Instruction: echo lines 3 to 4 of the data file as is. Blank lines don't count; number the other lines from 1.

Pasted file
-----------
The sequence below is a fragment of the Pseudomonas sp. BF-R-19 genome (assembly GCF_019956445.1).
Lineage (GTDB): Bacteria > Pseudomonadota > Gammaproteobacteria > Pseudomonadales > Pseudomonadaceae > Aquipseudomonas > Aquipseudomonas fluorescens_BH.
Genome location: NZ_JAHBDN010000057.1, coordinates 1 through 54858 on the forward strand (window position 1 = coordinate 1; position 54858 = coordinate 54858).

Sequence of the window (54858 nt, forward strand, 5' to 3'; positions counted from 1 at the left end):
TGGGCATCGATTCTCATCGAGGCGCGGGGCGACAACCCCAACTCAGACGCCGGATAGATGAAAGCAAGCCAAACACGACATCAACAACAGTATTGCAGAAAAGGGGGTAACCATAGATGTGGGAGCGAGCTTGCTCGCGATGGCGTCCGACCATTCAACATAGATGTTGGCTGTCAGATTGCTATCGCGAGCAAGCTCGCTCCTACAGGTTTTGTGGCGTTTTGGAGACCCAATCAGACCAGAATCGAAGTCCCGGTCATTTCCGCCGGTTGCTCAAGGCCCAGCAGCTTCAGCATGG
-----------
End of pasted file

Genome location: NZ_JAHBDN010000057.1, coordinates 1 through 54858 on the forward strand (window position 1 = coordinate 1; position 54858 = coordinate 54858).

Sequence of the window (54858 nt, forward strand, 5' to 3'; positions counted from 1 at the left end):